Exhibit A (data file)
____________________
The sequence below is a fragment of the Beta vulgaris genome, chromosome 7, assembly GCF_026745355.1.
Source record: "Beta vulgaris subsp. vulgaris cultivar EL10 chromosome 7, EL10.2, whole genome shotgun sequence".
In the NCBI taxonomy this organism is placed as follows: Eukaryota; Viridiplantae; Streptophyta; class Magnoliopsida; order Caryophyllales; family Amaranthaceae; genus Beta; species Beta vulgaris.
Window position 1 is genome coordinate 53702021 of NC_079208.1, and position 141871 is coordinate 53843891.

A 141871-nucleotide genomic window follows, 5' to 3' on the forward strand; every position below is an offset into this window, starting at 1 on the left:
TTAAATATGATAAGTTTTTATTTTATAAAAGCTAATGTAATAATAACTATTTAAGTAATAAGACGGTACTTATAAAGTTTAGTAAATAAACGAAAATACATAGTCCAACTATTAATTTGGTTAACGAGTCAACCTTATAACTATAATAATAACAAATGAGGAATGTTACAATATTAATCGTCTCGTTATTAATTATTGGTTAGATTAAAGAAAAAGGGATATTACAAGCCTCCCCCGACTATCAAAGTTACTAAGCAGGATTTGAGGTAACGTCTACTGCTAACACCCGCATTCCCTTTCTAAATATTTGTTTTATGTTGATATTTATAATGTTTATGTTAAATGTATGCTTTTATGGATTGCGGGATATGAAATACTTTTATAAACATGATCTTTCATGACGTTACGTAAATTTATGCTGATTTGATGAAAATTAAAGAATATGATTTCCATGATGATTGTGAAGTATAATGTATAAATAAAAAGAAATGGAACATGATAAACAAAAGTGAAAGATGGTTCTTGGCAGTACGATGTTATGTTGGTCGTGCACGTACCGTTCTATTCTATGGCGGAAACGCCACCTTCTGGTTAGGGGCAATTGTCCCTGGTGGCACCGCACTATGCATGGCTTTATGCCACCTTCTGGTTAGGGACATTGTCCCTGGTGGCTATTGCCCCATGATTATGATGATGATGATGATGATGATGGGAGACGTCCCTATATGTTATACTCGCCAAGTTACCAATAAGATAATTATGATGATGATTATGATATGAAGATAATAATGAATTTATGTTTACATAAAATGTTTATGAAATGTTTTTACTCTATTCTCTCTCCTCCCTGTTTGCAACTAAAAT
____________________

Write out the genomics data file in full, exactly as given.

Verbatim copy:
The sequence below is a fragment of the Beta vulgaris genome, chromosome 7, assembly GCF_026745355.1.
Source record: "Beta vulgaris subsp. vulgaris cultivar EL10 chromosome 7, EL10.2, whole genome shotgun sequence".
In the NCBI taxonomy this organism is placed as follows: Eukaryota; Viridiplantae; Streptophyta; class Magnoliopsida; order Caryophyllales; family Amaranthaceae; genus Beta; species Beta vulgaris.
Window position 1 is genome coordinate 53702021 of NC_079208.1, and position 141871 is coordinate 53843891.

A 141871-nucleotide genomic window follows, 5' to 3' on the forward strand; every position below is an offset into this window, starting at 1 on the left:
TTAAATATGATAAGTTTTTATTTTATAAAAGCTAATGTAATAATAACTATTTAAGTAATAAGACGGTACTTATAAAGTTTAGTAAATAAACGAAAATACATAGTCCAACTATTAATTTGGTTAACGAGTCAACCTTATAACTATAATAATAACAAATGAGGAATGTTACAATATTAATCGTCTCGTTATTAATTATTGGTTAGATTAAAGAAAAAGGGATATTACAAGCCTCCCCCGACTATCAAAGTTACTAAGCAGGATTTGAGGTAACGTCTACTGCTAACACCCGCATTCCCTTTCTAAATATTTGTTTTATGTTGATATTTATAATGTTTATGTTAAATGTATGCTTTTATGGATTGCGGGATATGAAATACTTTTATAAACATGATCTTTCATGACGTTACGTAAATTTATGCTGATTTGATGAAAATTAAAGAATATGATTTCCATGATGATTGTGAAGTATAATGTATAAATAAAAAGAAATGGAACATGATAAACAAAAGTGAAAGATGGTTCTTGGCAGTACGATGTTATGTTGGTCGTGCACGTACCGTTCTATTCTATGGCGGAAACGCCACCTTCTGGTTAGGGGCAATTGTCCCTGGTGGCACCGCACTATGCATGGCTTTATGCCACCTTCTGGTTAGGGACATTGTCCCTGGTGGCTATTGCCCCATGATTATGATGATGATGATGATGATGATGGGAGACGTCCCTATATGTTATACTCGCCAAGTTACCAATAAGATAATTATGATGATGATTATGATATGAAGATAATAATGAATTTATGTTTACATAAAATGTTTATGAAATGTTTTTACTCTATTCTCTCTCCTCCCTGTTTGCAACTAAAAT